RealtyHive Rules: 

1. If your property is used as anything other than what it appears to be, it’s vital to spell it out in the description. Have a property that is more suited to be a rental than a primary residence? Focus on that in the description. Conversion properties are one thing, but if you can’t tell the property’s use by looking at it, it’s up to you to clarify in the description.

2. If it’s a residence, there should be information on the number of beds and baths. If it’s land, you should have a plus-or-minus idea of how much land is available. For commercial properties, knowing the square footage is essential. These might seem really obvious, but skipping this information prevents you from landing in search results and appearing in front of buyers. 

Additional Resources

Some properties have additional caveats or information that is required. While it makes perfect sense to not reveal everything about a property in your listing, some things should be shared upfront to avoid any wasted time or hassle on anyone’s part.

RealtyHive Rules:

1.  Things like zoning, restrictive covenants, easements, and homeowner’s associations should be discussed upfront as these can be deal breakers for the buyer. You don’t have to put these in your listing description, but if you have the ability to upload documents or attach additional information links, you can weed out those who aren’t interested.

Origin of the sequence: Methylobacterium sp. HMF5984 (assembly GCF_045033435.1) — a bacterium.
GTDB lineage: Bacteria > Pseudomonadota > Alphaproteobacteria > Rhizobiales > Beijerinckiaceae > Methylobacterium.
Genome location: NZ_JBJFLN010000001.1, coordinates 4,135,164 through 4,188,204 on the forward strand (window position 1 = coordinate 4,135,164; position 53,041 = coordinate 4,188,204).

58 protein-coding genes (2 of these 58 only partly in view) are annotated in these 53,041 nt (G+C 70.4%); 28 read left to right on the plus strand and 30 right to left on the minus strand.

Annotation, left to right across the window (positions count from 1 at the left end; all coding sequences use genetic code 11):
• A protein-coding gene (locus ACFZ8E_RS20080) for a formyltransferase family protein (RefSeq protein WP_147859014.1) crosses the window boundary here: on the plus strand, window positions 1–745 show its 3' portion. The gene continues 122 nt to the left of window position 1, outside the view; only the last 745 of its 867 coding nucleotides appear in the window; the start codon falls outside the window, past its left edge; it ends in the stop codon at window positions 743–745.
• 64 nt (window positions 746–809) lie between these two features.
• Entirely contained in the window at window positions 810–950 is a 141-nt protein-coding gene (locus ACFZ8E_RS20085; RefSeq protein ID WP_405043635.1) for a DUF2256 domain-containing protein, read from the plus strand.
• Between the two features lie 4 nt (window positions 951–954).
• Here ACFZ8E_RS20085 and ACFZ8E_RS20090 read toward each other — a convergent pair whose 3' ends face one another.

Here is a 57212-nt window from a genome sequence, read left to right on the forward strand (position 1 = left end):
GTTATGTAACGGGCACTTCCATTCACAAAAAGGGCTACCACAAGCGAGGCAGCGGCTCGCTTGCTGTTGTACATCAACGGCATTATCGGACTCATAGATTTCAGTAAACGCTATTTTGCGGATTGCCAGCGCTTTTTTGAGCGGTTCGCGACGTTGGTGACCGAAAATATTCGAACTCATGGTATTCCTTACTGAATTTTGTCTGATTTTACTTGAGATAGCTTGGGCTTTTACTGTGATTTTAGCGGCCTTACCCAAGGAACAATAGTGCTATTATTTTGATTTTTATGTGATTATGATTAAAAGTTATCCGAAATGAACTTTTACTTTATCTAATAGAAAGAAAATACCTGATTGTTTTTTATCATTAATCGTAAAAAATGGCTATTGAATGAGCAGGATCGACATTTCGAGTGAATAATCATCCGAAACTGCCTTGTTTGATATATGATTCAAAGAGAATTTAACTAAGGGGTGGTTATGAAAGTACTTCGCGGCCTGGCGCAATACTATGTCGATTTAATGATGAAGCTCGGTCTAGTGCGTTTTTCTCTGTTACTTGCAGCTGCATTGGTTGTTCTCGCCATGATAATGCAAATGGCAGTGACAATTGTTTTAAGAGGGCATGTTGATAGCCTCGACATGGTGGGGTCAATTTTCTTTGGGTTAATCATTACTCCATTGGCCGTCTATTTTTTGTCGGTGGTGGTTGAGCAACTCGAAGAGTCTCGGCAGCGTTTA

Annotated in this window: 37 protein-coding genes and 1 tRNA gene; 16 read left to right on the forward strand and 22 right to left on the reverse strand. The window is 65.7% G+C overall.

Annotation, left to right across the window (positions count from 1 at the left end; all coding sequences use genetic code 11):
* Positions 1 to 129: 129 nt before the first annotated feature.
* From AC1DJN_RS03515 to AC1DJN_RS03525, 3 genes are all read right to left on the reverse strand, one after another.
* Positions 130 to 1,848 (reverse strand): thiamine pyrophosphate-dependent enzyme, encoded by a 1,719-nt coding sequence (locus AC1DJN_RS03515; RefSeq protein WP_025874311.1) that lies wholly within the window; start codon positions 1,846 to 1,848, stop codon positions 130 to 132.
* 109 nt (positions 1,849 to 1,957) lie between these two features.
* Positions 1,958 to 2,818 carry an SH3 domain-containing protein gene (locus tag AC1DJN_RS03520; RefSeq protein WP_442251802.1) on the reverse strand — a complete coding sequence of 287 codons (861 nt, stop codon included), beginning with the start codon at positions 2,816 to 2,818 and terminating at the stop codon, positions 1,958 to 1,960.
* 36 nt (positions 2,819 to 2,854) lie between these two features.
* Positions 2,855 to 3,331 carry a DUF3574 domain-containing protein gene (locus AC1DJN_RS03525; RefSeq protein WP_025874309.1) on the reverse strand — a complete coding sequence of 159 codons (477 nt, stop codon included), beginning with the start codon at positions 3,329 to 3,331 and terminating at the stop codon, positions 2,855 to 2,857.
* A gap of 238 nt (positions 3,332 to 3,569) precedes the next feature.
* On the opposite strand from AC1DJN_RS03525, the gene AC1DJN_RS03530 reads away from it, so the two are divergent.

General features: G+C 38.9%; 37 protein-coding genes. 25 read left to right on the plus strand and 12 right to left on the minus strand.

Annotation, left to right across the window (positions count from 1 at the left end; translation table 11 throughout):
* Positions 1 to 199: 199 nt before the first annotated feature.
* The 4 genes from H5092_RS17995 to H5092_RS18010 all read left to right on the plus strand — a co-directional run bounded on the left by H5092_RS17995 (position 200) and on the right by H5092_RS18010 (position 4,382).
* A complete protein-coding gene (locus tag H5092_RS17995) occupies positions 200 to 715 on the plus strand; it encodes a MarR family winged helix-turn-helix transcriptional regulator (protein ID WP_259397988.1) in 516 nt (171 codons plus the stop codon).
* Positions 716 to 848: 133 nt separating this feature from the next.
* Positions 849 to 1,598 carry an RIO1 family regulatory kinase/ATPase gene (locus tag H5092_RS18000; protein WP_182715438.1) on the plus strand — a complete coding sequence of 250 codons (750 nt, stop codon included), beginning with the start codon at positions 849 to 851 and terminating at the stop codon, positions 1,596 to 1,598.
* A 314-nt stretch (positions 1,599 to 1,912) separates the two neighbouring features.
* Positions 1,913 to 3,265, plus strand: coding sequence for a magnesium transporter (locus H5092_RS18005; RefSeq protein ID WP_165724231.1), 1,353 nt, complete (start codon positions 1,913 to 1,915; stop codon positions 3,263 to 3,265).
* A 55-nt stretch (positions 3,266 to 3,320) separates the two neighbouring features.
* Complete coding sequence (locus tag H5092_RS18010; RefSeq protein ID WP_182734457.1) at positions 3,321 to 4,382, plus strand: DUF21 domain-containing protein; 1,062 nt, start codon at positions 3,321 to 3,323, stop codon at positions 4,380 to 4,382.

2  Certain properties require more information than others. If your property has a searchable address, you may not need to include a map. If your property is simple “Lot X” having a map will help those looking for specific characteristics in a property.

Have a property that you’re looking to get extra exposure on? Whether it’s a home, land, commercial building or more, RealtyHive can help you find the right buyer for any type of real estate with Marketing Matters and Time-Limited Events!

Basic Rules for Killer Listing Descriptions

As a real estate agent, you’re always looking to position your listings for the greatest chance of success. While there’s no silver bullet, one-size-fits-all solution to selling a property, it’s a fact that most property sales start with online searches. It follows, then, that creating your best chance to sell starts with having a solid plan for the listing basics. Here are a few of the basic rules for writing killer listing descriptions.

Basic Rule #1

STOP writing in ALL CAPS. You might think it draws attention and it does – the WRONG KIND. It makes your audience feel like they’re being yelled at and doesn’t help the searchability of your listings.